"The largest barrier facing new competition in America is not structural, it's psychological: a belief that an alternative can be viable and a new identity to align around," said Nick Troiano, executive director of Unite America (which has provided financial support for The Fulcrum). "Yes, we need ranked-choice voting to eliminate the spoiler effect. Yes, we need fair ballot access and debate rules. However, those things are necessary but not sufficient. What any third party really needs is a brand and a constituency that is powerful enough to transcend the tribalism on both the left and the right in order to win elections."
For disaffected Republicans, the appearance of big names in a new party might be enough to galvanize meaningful support. Miles Taylor, who served in the Department of Homeland Security under Donald Trump and authored an op-ed and book highly critical of that administration, is one of the organizers of the potential new party, according to the Times. Reuters has identified a number of other participants, including former members of Congress and two former governors (Tom Ridge of Pennsylvania and Christine Toddy Whitman of New Jersey).
But that may not be enough to give a new party the standing to win elections.
One structural change would be to allow more candidates into debates. Writing last fall about the presidential debate system, Christina Tobin of the Free and Equal Elections Foundation and Eli Beckerman of Open the Debates argued that the system is designed to prevent candidates outside the Democratic and Republican parties from competing.
"At a time when voters are thirsting for more choices, it is absurd to keep Libertarian nominee Jo Jorgensen and Green nominee Howie Hawkins off the stage," they wrote. "Objectively speaking, there are four tickets on the ballots in enough states to win the election, and yet the debate commission has decided to appoint itself as gatekeeper standing between voters and their choices — and assuring just two of those tickets have a shot."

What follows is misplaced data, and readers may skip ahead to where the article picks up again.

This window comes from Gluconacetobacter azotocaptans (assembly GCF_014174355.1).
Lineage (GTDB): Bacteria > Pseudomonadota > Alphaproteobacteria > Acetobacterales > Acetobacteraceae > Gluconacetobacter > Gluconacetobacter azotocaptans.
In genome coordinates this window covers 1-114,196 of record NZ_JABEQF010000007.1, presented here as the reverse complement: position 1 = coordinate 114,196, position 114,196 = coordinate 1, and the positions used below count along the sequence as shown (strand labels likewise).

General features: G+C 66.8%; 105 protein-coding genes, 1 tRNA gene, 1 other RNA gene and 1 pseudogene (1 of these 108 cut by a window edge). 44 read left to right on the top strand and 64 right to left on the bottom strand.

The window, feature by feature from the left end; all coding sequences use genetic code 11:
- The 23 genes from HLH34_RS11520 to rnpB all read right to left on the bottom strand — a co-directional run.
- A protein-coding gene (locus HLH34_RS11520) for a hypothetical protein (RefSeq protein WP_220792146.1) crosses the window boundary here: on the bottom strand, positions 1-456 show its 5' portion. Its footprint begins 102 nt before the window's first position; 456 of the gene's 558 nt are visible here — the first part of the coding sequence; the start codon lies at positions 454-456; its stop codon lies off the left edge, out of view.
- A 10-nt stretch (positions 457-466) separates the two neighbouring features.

Unite America's post-election report on the candidates it supported in 2018 identified 10 other structural reforms that would allow third-party and independent candidates to compete with the major parties' nominees:
- In addition to more debate access, independents would stand a great chance at the national level if the Electoral College were replaced by a national popular vote.
- Use of ranked-choice voting could end the argument that independents serve only as "spoiler" candidates.
- Moving to multimember districts with proportional representation would ensure independents have their voices heard in legislative bodies.
- Top-two primaries or top-four RCV primaries would give more candidates an opportunity to earn a spot in a two-person general election, rather than appearing down-ballot as a third candidate.
- Nonpartisan ballots would create a more level playing field, because voters would not have preconceived notions based on political labels included on ballots. All candidates would have to spend resources to explain their position, rather than relying on partisan identification.
- While straight-party voting speeds up the process for voters, it hurts independents by allowing someone to vote for all candidates of one party across all races with one action rather than considering them race by race.
- Ballot access requirements vary by state and in some places can be prohibitively expensive and time-consuming. Easing the rulings to get on the ballot would level the playing field for third-party and independent candidates who lack the resources possessed by the two major parties.
- Similarly, independents and third-party candidates face fundraising disparities when compared to their Democratic and Republican opponents, who can rely on their parties for significant financial support.
- Many states have "sore loser" laws, which prevent candidates from running in a general election as an independent after losing a primary. While the party base may not choose certain candidates, those people may have significant support among other voters.